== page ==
Eileen Allan, who was known as the ‘Mother Teresa of Fyzabad,’ died yesterday after a car knocked her down while she was crossing the road close to her workplace.
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More health woes for oil spill victims
Health woes continue for Marabella residents as children and adults complain of eye and skin irritation after a diesel spill on Saturday at the nearby Pointe-a-Pierre refinery. This follows last month’s spill of slop oil at the refinery which led to over 5,000 barrels of oil making its way into the Guaracara River. It caused chaos and confusion for the residents and incurred significant losses for the company.
Yesterday, residents complained of red eyes and skin rashes, which, they said, started when the slop oil spilled in the river last month and were exacerbated by Saturday’s diesel spill.
Keshorn Elms, of Silk Cotton Street, Marabella, said his children have been complaining of itchy skin and burning eyes. He said Petrotrin had a medical service in the area and residents were making use of the medical shuttle.
He was unhappy with the distress the irritations were causing his young children, like his three-year-old daughter Jessica, and nine-year-old son Jeremy. “Since the oil spill he had a sick eye. It red and scratching. I carry him for the medical check-up and they give me something to wash it out but it still there. Since the diesel spill it get worse. She (Jessica) get a rash on she skin too,” Elms said.
He said his family members were not the only ones affected by the diesel spill. He said other residents have been complaining of feeling unwell. “On a morning we are getting a high smell. Day before (Tuesday) the river was black (with oil )but the rain come down and wash it down. Now the river is brownish. The sides of the river still black.” Elms said residents were hoping Petrotrin would keep its word to residents to provide employment and medical care for affected people.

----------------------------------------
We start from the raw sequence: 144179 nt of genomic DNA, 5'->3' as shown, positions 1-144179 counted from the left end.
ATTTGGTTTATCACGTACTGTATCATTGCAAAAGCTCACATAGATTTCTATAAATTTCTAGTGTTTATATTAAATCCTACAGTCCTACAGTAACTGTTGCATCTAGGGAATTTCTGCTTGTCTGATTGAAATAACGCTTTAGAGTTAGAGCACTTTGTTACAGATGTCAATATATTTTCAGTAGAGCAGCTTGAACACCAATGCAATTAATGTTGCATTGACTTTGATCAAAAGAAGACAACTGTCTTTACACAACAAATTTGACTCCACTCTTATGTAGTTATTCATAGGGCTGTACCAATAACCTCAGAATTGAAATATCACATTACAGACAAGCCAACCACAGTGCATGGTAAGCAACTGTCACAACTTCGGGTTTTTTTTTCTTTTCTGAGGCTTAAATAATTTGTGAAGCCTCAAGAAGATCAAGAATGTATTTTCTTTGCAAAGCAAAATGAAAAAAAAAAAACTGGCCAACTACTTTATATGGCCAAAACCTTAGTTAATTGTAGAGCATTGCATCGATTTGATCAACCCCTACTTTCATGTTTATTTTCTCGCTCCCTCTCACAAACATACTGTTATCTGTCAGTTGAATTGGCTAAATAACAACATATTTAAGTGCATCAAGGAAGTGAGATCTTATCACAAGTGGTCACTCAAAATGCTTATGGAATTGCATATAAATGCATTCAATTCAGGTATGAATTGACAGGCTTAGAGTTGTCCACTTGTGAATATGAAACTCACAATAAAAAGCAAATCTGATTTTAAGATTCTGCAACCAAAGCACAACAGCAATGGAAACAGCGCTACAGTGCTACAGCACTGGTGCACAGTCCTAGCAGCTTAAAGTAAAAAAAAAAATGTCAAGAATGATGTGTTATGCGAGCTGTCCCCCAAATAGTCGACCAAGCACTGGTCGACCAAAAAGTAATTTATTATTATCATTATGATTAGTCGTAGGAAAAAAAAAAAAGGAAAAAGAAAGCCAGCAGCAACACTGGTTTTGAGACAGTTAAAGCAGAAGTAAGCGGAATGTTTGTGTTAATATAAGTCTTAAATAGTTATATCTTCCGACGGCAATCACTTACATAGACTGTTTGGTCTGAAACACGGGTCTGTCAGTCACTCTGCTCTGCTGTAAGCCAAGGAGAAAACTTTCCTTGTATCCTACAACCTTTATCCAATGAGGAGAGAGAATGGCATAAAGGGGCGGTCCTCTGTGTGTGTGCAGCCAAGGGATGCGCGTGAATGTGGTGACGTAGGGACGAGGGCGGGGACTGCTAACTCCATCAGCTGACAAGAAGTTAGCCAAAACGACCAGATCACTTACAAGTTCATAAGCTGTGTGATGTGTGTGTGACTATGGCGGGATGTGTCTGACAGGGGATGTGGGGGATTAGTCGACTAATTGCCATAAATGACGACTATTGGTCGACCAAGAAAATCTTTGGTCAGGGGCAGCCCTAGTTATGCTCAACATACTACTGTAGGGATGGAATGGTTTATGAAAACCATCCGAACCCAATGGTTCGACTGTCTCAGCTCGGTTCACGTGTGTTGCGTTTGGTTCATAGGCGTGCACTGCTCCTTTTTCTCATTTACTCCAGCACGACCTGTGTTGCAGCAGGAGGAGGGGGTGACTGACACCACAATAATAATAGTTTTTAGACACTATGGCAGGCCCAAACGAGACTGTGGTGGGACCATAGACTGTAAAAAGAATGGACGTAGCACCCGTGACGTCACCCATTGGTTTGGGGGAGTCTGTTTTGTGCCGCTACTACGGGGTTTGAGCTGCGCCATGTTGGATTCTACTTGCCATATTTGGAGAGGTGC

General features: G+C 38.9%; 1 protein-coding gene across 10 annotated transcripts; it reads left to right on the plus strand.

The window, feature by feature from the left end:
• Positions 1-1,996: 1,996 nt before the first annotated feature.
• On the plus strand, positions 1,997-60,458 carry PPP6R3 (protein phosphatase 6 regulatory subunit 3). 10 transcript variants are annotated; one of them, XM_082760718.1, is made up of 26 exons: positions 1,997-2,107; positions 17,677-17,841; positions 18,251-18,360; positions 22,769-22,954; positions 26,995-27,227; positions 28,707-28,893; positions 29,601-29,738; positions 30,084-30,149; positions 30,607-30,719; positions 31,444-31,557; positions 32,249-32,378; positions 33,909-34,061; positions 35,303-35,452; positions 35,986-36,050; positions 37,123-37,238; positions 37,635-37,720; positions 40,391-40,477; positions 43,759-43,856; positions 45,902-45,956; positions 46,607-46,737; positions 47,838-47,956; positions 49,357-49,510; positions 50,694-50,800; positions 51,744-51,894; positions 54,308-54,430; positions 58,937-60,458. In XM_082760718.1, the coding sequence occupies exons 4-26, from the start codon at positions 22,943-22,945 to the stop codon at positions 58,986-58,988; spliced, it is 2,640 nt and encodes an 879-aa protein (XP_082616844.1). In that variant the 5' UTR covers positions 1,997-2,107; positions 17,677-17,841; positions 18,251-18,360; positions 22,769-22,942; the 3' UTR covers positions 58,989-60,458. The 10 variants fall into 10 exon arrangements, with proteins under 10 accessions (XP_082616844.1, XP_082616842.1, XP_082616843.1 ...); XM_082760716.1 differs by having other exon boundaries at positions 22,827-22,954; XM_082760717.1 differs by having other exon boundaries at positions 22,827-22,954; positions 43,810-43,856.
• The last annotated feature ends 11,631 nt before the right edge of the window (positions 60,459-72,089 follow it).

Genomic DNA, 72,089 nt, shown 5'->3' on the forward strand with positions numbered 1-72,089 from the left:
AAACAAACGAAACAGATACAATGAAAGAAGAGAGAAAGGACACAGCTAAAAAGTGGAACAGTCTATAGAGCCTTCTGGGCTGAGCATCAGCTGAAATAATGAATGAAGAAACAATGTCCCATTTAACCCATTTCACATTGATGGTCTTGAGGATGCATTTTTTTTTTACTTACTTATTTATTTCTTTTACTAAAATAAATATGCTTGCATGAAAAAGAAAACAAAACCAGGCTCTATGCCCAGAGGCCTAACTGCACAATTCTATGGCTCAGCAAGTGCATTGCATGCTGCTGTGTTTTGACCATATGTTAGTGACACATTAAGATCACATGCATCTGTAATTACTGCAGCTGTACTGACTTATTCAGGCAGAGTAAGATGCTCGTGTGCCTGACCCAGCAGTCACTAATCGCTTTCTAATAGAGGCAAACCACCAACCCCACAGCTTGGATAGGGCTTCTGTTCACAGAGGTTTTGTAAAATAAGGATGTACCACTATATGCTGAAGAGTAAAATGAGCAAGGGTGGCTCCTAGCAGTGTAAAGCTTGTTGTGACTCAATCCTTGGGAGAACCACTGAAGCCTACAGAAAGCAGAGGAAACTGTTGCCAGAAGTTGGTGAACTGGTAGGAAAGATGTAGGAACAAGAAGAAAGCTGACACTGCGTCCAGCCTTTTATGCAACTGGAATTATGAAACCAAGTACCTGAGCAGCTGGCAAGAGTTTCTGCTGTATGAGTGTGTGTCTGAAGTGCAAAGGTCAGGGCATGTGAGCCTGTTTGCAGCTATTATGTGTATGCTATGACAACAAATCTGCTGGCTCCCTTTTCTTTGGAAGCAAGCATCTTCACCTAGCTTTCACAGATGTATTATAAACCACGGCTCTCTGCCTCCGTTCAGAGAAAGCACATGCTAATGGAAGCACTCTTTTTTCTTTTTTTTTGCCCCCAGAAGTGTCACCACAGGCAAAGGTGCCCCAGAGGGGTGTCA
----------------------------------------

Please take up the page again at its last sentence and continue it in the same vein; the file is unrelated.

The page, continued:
He said Petrotrin and the residents were expected to meet last evening to address their concerns. Elms said the company promised employment for the residents but when they went to the refinery they were only being given ten days of employment. “They only making promises. Right now they are only talking and nothing positive coming. They giving a little ten and 11 days but that not really doing anything.”
Radica Villafana, of Claudia Street, hoped Petrotrin would make good on its promise to compensate residents for their distress. She said the company had offered residents one year of medical care but she said that was insufficient. “If after one year we start getting sick then we have to take money out of our pockets. That is not right. They should give us something more long-term,” she said. She said Petrotrin continued to do air quality testing in the area.
Villafana said the company said relocating residents would be difficult for the company and she understood that but the “residents must be compensated” for the stress they underwent during the spill. She said since the diesel spill residents have been getting a strong acidic/chemical smell in the air. She pointed to a rash on her neck and hands which she blamed on contaminants in the air.
Villafana also expressed fear for her pregnant daughter, Diane. Diane, who is expecting a baby girl, said Petrotrin had been monitoring her and the baby and running tests at the Augustus Long Hospital. She said she was grateful for the assistance but after learning that another pregnant woman in the area lost her baby she was scared. “We are asking God that the baby be healthy and that is what comes first,” Diane said.
Joy Antoine, head, publications and production at Petrotrin, said last evening that medical check-ups were still ongoing with residents. She said the company continued to meet with residents to hear their concerns.
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